If a person objects to parts of his job because of moral reasons based on conscience (which is hopefully based on Biblical teaching), then that person cannot perform those parts of his job. To do so would violate personal conscience, something which the Bible cautions us about. Whether we agree or disagree with what Kim Davis is doing, the fact that she is claiming conscience as her reason should give some degree of support for her actions.

One problem with her taking a conscience-based position on this issue involves previous situations where she did not refuse to issue marriage licenses. What about those past situations where she issued licenses for people who are getting married for the third or fourth time and who divorced for unbiblical reasons? Aren’t those marriages immoral and wrong as well? Is she being inconsistent in objecting to homosexual marriages but not objecting to other marriages which are wrong? Or is the difference a matter of degree since the other marriages were between a man and a woman? Does her role as county clerk involve deciding which marriages are proper and which are improper? Or is her role simply to authorize the legal paperwork for county and state records?

Does the county clerk’s name on the license imply approval of the marriage? The county clerk is not “approving” anyone’s marriage by issuing a license. The clerk is simply recording basic information for legal purposes and records. However, homosexual marriage is so contradictory to Biblical teaching that even issuing the license for legal purposes could violate someone’s conscience, as legal polygamous marriages could in the future. Davis apparently believes that homosexual marriage is so abnormal from Biblical and common law that she cannot in good conscience allow her name on the legal documents.

Davis believes that she has a moral duty to oppose homosexual marriages by refusing the licenses. Why should she have to resign her position and give up her job? The government “changed the rules” by making homosexual marriage legal, whereas before it was illegal. What if the government decided that marriage between a mother and son is legal and no longer incest? Would we support county clerks who opposed that or tell them they should resign and get another job (which would in effect let someone else provide the legal paperwork for the marriage)? If the proper officials decide to remove her from her job, that would be part of the consequences for principled beliefs, consequences which Christians and others have always been willing to assume for principled decisions. (Note Daniel, Peter, and John, for example.)

Christians should not be compelled to violate personal conscience in the performance of our job or any other action. Although that conscience may be wrong, that isn’t the issue. To compel someone to violate their conscience will begin to damage that conscience. If the conscience is wrong, then we must give that person proper teaching to correct the conscience. But until that happens, the conscience must be respected.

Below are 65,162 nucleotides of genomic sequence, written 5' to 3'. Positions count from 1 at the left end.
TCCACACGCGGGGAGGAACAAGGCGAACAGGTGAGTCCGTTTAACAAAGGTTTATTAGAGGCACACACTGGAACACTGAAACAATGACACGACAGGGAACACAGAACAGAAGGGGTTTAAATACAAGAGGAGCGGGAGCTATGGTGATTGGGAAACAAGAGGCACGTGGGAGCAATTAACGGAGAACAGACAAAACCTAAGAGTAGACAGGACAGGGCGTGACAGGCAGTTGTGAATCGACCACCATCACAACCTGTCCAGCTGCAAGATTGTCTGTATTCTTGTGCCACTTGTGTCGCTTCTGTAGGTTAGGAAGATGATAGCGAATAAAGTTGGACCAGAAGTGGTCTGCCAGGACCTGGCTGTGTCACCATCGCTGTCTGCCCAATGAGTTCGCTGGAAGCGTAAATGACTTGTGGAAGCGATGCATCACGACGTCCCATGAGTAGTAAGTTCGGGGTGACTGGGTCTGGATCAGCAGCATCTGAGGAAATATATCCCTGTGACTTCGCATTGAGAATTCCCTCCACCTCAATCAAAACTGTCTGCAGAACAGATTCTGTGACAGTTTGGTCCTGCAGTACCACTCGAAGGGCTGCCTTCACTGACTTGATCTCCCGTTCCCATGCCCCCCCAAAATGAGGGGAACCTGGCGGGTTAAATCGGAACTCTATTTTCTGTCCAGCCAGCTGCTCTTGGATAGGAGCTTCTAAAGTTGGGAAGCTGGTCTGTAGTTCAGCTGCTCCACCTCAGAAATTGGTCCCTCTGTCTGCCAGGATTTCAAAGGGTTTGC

However, we must be honest in recognizing that allowing people to refuse to obey the law due to conscience may open a “Pandora’s Box” of other situations. For example, more people are now living in America whose religious beliefs are based on Islamic, Hindu, or Buddhist teachings. Suppose they object to laws which reflect America’s Christian heritage, such as businesses traditionally closed on Sunday. Will we support their conscience-based beliefs as well?

What Kim Davis is doing is not so much civil disobedience (a term originally associated with Henry David Thoreau) but Sacred Obedience. When authority asks you to do something which contradicts Biblical teaching, your responsibility is to obey God. We call this Sacred Obedience because we focus on obeying God, obedience to a higher law and a higher power. Yes, when we obey God rather than the authority, we are disobeying the authority, which is why disobedience has penal consequences. But we should always try to emphasize that we are seeking to obey God, not seeking to disobey authority. Ideally, we want to obey both, but sometimes we cannot. Sacred Obedience, when it involves civil disobedience, is a public and nonviolent breach of civil law because conscience, based on Biblical teaching, will not allow the Christian to obey that civil law. Sacred Obedience may include a desire to change the law but must always include accepting the penal consequences of obeying God’s law rather than civil law. Accepting the penal consequences reveals respect for the rule of law. Kim Davis accepted in a nonviolent way the consequences of her actions, whereas many who have engaged in civil disobedience, such as some of the recent racial protests or homosexual rights protests, have not willingly accepted the consequences of their actions. The difference in testimony is revealing.